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Floating Landscapes to Clean
and Adorn Polluted Waterways

Also Used to Grow Food

Like a green roof, floating landscapes are a new way to bring much needed environmental benefits to underutilized spaces within cities.

Brooklyn's Gowanus Canal, one of the most polluted bodies of water in the U.S., has a new feature that not only visually enhances the canal, it acts as sponges that filter and clean water and provide wildlife habitats: a floating landscape.

Balmori Associates, a New York based international landscape and urban design firm, and the Gowanus Canal Conservancy, a community-based non-profit organization that serves as the environmental steward for the Gowanus Canal Watershed, funded the project through a $20,000 grant received from the Cornelia & Michael Bessie Foundation. Balmori then designed and fabricated the floating infrastructure, which is one in a series of this type of work by them.

One other benefit of floating infrastructures is that they can adapt to and address rising seas.

Once a hub for maritime and commercial activity, the Gowanus Canal has captured industrial waste products from factories located along its banks; and during heavy storms, combined sewer overflows bring not only stormwater to the canal but also untreated human and industrial waste, toxic materials, and debris.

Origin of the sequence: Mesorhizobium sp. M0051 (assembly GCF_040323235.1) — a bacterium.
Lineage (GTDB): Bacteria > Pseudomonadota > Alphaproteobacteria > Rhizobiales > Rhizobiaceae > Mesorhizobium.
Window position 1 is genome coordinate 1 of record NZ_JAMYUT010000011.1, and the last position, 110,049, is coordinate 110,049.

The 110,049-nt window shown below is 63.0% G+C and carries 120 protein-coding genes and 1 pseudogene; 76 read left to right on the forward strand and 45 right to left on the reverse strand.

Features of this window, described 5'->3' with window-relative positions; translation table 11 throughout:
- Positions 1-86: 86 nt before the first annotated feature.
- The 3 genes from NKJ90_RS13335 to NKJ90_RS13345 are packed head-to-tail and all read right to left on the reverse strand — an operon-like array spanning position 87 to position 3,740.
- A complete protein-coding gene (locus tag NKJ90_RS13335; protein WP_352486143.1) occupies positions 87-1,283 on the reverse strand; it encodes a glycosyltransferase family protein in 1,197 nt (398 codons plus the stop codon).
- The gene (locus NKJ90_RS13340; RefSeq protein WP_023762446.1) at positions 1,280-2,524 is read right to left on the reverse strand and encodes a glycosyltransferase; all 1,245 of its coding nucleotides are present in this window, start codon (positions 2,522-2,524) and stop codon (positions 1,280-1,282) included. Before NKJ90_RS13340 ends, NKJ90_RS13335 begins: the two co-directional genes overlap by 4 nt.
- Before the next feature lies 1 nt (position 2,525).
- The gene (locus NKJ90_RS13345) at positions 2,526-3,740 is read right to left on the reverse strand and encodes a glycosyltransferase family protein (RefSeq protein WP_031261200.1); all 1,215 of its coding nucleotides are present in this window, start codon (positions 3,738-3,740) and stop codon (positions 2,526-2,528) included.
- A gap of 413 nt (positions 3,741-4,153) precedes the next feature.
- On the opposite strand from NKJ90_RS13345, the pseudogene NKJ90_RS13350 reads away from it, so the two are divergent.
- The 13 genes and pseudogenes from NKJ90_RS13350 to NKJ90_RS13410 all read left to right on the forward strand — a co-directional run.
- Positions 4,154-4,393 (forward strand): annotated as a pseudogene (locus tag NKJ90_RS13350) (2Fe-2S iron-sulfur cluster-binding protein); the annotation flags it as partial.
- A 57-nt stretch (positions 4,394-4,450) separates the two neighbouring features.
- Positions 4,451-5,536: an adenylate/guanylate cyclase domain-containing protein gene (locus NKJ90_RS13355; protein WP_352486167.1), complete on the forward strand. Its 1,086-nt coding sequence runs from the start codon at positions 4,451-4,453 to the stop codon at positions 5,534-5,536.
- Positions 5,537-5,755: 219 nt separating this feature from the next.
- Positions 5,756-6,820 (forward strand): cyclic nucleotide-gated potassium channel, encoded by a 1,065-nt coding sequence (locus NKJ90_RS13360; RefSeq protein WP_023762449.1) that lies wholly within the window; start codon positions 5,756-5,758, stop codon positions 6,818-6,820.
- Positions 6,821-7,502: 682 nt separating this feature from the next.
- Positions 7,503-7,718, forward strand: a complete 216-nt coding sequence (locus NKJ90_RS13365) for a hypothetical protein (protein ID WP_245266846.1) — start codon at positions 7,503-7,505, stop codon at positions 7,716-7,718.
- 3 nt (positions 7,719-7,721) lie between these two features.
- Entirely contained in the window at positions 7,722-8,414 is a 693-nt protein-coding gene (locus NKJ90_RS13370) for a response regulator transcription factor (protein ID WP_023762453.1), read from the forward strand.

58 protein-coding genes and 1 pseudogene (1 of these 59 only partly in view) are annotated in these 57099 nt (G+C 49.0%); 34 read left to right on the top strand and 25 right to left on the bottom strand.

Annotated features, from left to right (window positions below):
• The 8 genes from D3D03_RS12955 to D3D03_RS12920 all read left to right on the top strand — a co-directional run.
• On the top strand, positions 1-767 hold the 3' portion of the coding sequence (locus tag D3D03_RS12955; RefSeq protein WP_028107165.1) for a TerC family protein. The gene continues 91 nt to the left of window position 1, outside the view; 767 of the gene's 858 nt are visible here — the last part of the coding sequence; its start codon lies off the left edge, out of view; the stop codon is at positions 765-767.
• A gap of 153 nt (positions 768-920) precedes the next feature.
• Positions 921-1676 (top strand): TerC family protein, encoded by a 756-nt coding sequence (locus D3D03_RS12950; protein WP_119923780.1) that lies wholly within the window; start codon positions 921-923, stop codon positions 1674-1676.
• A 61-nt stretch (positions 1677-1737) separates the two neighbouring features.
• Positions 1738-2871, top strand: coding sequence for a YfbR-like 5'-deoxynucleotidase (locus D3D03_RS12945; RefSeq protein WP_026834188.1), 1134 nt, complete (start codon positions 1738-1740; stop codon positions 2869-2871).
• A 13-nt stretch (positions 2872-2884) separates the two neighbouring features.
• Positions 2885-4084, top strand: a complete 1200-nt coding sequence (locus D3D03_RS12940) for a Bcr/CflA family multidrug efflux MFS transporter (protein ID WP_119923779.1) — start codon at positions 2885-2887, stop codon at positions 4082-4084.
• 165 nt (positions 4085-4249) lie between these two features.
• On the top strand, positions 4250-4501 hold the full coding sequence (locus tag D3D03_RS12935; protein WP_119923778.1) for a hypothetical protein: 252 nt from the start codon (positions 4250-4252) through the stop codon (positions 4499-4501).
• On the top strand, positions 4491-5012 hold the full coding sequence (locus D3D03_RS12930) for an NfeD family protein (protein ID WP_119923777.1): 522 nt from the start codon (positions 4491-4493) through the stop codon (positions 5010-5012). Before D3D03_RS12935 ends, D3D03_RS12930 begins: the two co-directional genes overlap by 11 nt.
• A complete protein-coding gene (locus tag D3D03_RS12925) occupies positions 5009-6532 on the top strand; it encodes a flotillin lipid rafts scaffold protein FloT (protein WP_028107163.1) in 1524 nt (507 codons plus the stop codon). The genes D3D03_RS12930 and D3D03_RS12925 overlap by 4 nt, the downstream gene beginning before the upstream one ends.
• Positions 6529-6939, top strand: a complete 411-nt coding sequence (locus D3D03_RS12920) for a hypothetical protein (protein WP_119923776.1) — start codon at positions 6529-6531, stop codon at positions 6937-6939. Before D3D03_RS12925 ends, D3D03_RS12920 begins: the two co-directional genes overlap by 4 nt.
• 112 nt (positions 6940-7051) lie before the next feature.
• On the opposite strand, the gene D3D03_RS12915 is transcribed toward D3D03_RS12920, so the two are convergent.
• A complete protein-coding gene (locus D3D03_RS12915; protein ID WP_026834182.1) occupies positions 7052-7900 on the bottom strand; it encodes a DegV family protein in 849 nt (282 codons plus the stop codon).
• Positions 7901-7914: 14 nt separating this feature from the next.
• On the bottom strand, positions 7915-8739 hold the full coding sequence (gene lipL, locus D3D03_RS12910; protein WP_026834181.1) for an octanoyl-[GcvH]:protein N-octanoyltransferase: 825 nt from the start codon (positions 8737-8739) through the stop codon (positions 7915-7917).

The floating landscape, named GrowOnUs, transforms metal culvert pipe into planters. These are the same pipes used to bring the polluted runoff and sewage waste to the canal. Each of the 54 "test tubes" isolate different experiments in plants (over 30 plants selected for phytoremediation and natural dye production), various watering conditions (clean water through phytoremediation, desalinated canal brackish water through evaporation and condensation, and collected rainwater), as well as a variety of buoyant construction materials (coconut fibers, bamboo, mycelium, and matrix of recycled plastic.)

GrowOnUs will be monitored to study the viability of producing large-scale edible floating landscapes in cities with polluted rivers. It will also further explore other functions with urban potential as a multi-functional green infrastructure: shoreline protection, biodiverse habitats, energy production, and public space.

Diana Balmori, one of the principals of the project said, "We have pioneered floating landscapes. We now want to learn what can make these floating structures financially sustainable. Dr Michael Balick at the New York Botanical Garden suggested we grow herbs, low maintenance crops that can give a financial return given their price per volume. In a few years NYC restaurants may be serving meals and drinks infused with herbs grown on one of these islands."

More information can be found at

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May 19, 2019, 8:30 am PDT

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